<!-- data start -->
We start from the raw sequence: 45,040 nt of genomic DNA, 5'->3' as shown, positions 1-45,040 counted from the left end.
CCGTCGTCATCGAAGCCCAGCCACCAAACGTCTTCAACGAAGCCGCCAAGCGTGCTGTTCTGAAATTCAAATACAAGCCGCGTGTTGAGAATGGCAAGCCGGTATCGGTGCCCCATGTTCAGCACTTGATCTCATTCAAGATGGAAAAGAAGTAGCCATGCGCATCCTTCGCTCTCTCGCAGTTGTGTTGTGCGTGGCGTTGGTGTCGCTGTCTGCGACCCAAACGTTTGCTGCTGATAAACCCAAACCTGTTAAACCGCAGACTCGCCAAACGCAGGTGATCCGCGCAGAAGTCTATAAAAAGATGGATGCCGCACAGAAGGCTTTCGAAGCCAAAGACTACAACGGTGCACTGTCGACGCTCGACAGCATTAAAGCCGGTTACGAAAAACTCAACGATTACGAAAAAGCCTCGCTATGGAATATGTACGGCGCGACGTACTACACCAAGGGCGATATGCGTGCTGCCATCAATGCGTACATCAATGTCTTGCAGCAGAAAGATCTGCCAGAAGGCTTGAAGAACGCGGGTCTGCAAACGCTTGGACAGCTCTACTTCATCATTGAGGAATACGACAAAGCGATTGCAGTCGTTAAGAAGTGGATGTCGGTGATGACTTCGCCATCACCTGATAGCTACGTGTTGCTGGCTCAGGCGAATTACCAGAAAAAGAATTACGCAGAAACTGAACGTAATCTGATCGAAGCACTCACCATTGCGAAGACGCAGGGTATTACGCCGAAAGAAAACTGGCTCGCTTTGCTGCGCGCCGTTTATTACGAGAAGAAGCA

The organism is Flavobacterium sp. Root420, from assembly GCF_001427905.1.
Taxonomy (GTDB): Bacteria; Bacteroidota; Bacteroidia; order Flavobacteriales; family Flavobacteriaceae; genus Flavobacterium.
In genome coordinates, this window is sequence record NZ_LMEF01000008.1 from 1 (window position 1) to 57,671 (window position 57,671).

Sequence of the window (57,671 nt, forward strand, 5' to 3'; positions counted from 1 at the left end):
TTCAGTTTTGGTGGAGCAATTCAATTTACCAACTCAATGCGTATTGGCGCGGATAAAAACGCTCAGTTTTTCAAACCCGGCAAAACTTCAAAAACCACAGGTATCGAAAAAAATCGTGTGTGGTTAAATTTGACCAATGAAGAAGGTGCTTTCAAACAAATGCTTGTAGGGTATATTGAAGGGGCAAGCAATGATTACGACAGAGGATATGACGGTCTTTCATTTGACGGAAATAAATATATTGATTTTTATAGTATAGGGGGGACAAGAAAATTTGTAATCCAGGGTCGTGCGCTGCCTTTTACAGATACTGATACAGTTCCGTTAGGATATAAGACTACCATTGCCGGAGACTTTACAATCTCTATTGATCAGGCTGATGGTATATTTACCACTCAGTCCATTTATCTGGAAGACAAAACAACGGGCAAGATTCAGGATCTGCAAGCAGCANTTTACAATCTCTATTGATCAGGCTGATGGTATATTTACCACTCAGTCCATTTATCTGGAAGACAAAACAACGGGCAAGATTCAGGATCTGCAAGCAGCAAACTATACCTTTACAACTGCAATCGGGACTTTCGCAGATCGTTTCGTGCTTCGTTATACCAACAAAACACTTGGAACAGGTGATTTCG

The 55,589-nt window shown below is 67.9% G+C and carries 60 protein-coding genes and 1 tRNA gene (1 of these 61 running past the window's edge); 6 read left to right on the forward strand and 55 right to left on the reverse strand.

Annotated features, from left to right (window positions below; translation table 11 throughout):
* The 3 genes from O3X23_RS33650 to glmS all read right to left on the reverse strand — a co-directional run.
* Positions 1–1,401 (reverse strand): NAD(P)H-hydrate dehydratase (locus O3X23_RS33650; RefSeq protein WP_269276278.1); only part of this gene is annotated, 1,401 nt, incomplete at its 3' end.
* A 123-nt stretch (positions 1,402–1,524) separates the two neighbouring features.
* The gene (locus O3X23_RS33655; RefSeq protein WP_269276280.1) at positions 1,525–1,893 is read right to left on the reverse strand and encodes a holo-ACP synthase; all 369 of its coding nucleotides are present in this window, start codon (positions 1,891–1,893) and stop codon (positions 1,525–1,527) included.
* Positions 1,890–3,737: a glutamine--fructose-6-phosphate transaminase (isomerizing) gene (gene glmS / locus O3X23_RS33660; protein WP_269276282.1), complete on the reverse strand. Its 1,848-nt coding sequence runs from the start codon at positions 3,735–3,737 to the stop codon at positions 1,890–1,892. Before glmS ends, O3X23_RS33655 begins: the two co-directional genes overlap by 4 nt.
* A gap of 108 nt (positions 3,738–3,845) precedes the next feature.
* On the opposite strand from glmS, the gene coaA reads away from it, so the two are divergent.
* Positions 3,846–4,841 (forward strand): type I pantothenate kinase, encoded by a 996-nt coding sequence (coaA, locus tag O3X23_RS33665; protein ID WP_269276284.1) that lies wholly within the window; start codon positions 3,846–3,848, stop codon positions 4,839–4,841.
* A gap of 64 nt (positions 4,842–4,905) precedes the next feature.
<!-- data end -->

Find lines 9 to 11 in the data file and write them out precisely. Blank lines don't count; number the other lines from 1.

Annotated features, from left to right (window positions below; translation table 11 throughout):
* The 3 genes from O3X23_RS33650 to glmS all read right to left on the reverse strand — a co-directional run.
* Positions 1–1,401 (reverse strand): NAD(P)H-hydrate dehydratase (locus O3X23_RS33650; RefSeq protein WP_269276278.1); only part of this gene is annotated, 1,401 nt, incomplete at its 3' end.